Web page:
Achievements vs Activities in Project Management
To successfully complete a project by using project management techniques, it is important to understand the difference between achievements and activities. In this article, I will explain the differences, I will also explain why learning how to emphasize achievements can allow your project to become a success.
It is first important to understand the definitions of activities and achievements in the context of the project management process. Activities can simply be defined as methods that are used to achieve a desired goal. Achievements can be defined as the goals that activities are used to achieve.
Even though the two concepts are different, they are still interconnected. The project managers who truly understand the difference between the two will have a powerful advantage over those who do not. When you give a member of your team an assignment, all you have basically done is told them to carry out a specific task. More often than not, the task that is carried out by the member will not be as impressive as it should be. At the same time, there is also a small possibility that they will do too much work, and will exceed your expectations. Can you see the problem with this method?
The primary problem with this method is that you have not given your team member a clear expectation of what you want from the task. When you don’t give a clear expectation of what you are looking for, it will be difficult for a team member to become commited to the assignment. To be successful, you must set up what I will call a performance standard. This way, you will have something by which the performance of your team members can be measured. Then you create this standard, you are creating what is called an achievement. You will make it clear to your team members what you want, and you will have a standard by which the task can be measured.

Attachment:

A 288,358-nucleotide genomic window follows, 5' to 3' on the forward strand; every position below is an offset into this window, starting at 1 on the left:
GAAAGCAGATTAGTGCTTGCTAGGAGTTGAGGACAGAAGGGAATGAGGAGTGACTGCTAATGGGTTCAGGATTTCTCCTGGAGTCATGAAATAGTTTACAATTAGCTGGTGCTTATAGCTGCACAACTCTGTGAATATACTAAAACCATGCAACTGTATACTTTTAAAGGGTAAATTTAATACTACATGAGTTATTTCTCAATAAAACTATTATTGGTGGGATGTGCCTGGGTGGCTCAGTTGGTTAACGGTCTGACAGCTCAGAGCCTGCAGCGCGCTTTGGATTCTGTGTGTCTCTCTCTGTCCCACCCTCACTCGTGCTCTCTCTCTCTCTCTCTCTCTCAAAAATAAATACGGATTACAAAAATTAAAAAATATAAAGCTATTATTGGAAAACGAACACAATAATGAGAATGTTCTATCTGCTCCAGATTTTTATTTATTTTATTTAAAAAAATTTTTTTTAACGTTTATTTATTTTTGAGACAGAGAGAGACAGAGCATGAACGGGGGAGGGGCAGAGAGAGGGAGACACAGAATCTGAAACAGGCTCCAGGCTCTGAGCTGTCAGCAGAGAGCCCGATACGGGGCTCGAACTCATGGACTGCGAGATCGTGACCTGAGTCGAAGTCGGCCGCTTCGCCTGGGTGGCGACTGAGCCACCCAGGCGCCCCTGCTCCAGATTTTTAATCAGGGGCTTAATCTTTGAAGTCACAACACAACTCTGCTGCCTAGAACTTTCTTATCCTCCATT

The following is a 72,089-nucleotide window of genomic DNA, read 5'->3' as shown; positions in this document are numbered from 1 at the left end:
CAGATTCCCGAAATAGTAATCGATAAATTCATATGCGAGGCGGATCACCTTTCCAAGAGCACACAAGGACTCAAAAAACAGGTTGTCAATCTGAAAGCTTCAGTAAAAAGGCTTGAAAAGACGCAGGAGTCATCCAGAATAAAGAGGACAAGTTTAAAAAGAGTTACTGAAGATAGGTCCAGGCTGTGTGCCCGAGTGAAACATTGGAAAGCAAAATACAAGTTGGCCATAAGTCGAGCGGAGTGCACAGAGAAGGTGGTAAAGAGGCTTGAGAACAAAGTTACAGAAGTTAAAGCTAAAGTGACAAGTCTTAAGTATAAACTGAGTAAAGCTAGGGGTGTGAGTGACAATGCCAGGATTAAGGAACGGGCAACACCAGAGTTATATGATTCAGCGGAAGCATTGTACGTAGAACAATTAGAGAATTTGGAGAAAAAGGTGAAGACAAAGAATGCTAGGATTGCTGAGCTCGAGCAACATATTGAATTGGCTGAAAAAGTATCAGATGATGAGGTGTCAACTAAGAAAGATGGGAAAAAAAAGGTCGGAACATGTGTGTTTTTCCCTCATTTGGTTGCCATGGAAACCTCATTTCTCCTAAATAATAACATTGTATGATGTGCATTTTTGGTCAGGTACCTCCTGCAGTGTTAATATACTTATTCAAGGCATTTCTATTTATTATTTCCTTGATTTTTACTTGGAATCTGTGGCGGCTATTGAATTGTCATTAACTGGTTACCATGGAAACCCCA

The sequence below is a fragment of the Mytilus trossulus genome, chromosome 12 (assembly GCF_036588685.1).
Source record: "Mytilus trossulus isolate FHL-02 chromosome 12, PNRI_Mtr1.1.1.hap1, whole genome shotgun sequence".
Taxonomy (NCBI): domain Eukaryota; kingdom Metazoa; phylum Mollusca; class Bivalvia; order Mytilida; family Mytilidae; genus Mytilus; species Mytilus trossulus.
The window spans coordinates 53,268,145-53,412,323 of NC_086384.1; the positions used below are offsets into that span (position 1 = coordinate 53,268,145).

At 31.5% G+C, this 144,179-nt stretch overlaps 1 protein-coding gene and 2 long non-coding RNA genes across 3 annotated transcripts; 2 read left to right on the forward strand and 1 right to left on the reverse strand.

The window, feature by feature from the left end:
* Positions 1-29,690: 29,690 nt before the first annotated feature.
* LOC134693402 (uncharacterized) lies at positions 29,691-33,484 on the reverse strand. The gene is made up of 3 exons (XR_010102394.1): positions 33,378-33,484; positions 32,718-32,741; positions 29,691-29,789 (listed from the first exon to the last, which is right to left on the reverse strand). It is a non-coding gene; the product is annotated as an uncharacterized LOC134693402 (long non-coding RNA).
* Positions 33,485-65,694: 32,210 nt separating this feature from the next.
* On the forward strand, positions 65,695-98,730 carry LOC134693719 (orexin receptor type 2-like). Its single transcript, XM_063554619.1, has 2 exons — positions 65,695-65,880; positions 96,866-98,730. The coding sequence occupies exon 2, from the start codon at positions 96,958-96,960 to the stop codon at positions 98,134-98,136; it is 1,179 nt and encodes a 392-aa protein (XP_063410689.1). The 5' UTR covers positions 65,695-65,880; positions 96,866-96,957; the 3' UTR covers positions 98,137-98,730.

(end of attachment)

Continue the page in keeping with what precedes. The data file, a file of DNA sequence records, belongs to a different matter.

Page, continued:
Once this has been done, the members of your team will be able to commit to the tasks that they have been given. This will also increase the chances that your project will become a great success. In other words, you must create a system of both rewards and punishments. While the concept of rewards and punishments may seem like too much to some, there is nothing wrong with this system as long as a clear standard has been created. One of the things that separates assignments from achievements is that achievements require you to be detailed. Giving your team member a task with no understanding of how their work will be measured can be frustrating to them.
As the project manager, you can’t assume that the lines of communication between you and your team will be open. You must make sure that they fully understand the task that they’ve been given. You don’t want to play the "I don’t know if I’m doing it right game." More often than not, the team member will not carry out the task to your liking, and both of you will be frustrated. The situation will become worse when the project manager blames the member of their team. It is the project manager, not the team member, who made the mistake. It is your responsibility because you are the one who is giving out the tasks. You must make it clear to everyone how the task must be carried out, and you must tell them exactly what you are looking for.
When you give out tasks based on achievement rather than assignment, there are a number of things you will accomplish. First, the members of your team will know exactly what you want. In addition to this, you will give the members of your team the opportunity to develop a commitment towards the task. Perhaps the most important aspect of this strategy is that the members of your team will be satisfied, because they know exactly what is expected of them. This will build up morale, and the end results of your project will be highly successful. One of the reasons why many projects managers choose to emphasize assignments rather than achievements is because that is an easier course of action. However, this will also reduce the chances that the project will be completely correctly.